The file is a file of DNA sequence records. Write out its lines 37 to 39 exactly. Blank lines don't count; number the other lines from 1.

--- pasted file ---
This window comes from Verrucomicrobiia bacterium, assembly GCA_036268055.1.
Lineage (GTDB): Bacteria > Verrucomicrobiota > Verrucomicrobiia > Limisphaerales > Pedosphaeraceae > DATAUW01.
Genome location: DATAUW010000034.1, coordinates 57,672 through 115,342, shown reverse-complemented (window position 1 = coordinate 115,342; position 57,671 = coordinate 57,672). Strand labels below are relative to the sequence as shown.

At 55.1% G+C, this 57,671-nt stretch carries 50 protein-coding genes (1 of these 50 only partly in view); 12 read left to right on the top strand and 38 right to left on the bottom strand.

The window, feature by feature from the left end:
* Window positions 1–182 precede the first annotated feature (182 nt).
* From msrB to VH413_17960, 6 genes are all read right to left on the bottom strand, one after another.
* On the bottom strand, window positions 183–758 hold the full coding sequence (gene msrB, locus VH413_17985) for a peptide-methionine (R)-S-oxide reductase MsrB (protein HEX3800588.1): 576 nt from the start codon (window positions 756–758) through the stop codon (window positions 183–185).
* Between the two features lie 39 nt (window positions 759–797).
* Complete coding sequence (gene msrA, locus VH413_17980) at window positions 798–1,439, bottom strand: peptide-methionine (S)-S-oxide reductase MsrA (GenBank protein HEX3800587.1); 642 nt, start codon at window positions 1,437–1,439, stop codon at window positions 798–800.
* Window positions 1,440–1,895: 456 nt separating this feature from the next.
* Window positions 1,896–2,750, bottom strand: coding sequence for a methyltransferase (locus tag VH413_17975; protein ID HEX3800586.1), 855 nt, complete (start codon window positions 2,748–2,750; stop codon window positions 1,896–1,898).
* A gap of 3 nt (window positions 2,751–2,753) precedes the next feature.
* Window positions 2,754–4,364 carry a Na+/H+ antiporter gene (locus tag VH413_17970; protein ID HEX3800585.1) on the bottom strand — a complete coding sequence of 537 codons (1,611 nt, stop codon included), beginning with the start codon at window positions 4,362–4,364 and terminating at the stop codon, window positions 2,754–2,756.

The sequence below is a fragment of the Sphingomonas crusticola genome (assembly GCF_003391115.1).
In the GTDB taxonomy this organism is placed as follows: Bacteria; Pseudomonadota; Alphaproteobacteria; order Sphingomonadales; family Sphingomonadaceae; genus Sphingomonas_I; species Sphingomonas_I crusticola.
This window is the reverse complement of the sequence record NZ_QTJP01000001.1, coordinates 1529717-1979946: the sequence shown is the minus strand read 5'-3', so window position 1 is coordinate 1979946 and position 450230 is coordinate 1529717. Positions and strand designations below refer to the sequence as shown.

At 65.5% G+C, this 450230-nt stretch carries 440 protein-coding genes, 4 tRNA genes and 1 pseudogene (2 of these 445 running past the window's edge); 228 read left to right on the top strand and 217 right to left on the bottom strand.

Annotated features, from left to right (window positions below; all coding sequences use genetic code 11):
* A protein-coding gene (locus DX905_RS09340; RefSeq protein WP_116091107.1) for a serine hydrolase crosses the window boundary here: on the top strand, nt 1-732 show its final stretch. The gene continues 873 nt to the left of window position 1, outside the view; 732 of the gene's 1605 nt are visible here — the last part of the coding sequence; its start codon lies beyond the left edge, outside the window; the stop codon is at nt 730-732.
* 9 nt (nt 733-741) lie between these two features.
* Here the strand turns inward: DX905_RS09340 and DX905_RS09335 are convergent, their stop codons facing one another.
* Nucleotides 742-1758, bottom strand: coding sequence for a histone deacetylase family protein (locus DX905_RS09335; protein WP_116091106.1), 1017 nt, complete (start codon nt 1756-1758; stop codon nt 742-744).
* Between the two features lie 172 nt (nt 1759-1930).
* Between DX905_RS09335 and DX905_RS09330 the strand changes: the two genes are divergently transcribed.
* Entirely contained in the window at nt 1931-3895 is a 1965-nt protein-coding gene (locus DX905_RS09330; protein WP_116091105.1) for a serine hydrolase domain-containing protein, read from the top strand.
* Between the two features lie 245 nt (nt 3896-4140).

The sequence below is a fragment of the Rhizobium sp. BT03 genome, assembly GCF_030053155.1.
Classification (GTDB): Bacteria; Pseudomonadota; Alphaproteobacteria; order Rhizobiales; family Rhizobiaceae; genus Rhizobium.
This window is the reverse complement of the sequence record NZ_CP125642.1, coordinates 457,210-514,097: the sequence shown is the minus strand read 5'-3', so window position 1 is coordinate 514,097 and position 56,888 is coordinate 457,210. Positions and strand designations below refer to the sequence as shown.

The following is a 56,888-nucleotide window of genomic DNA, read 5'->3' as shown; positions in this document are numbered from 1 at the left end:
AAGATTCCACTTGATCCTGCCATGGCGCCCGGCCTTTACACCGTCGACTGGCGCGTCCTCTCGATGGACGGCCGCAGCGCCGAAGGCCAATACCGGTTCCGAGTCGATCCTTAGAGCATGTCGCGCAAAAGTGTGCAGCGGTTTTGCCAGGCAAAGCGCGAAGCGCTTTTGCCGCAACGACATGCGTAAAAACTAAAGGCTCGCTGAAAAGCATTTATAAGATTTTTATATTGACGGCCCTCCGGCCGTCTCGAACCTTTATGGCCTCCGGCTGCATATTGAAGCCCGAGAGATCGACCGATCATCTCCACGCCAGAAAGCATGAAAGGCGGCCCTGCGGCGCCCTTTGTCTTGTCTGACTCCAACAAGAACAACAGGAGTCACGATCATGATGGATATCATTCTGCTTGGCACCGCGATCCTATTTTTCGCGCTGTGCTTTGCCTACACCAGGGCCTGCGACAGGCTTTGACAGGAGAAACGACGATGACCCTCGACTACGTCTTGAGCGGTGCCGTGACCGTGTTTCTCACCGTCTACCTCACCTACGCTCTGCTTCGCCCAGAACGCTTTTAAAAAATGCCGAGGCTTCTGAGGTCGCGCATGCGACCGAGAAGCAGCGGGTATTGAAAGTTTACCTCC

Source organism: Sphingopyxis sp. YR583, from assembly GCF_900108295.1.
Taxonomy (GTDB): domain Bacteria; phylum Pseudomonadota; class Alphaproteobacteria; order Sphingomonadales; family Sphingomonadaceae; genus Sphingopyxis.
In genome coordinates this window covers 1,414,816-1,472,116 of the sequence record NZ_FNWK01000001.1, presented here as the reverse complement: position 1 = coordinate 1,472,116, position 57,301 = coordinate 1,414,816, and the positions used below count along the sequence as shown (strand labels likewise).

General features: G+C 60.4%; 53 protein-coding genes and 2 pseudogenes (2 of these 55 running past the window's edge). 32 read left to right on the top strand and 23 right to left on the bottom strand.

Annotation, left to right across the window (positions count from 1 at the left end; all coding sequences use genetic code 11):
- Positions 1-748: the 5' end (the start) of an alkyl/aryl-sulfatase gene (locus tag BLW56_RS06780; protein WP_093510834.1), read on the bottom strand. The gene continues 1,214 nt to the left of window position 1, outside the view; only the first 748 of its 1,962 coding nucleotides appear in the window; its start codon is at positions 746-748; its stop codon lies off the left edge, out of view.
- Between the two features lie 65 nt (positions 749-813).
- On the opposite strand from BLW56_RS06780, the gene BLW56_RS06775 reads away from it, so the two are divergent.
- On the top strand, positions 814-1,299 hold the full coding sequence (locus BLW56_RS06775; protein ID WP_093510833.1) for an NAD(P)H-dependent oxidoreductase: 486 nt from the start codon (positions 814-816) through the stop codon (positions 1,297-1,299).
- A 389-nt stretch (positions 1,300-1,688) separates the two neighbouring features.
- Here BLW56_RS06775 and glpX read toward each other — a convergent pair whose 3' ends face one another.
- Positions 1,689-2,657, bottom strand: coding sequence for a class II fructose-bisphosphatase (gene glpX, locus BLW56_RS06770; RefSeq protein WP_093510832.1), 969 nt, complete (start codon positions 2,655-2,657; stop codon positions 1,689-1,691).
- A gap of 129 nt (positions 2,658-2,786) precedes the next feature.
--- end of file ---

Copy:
Annotation, left to right across the window (positions count from 1 at the left end; all coding sequences use genetic code 11):
- Positions 1-748: the 5' end (the start) of an alkyl/aryl-sulfatase gene (locus tag BLW56_RS06780; protein WP_093510834.1), read on the bottom strand. The gene continues 1,214 nt to the left of window position 1, outside the view; only the first 748 of its 1,962 coding nucleotides appear in the window; its start codon is at positions 746-748; its stop codon lies off the left edge, out of view.
- Between the two features lie 65 nt (positions 749-813).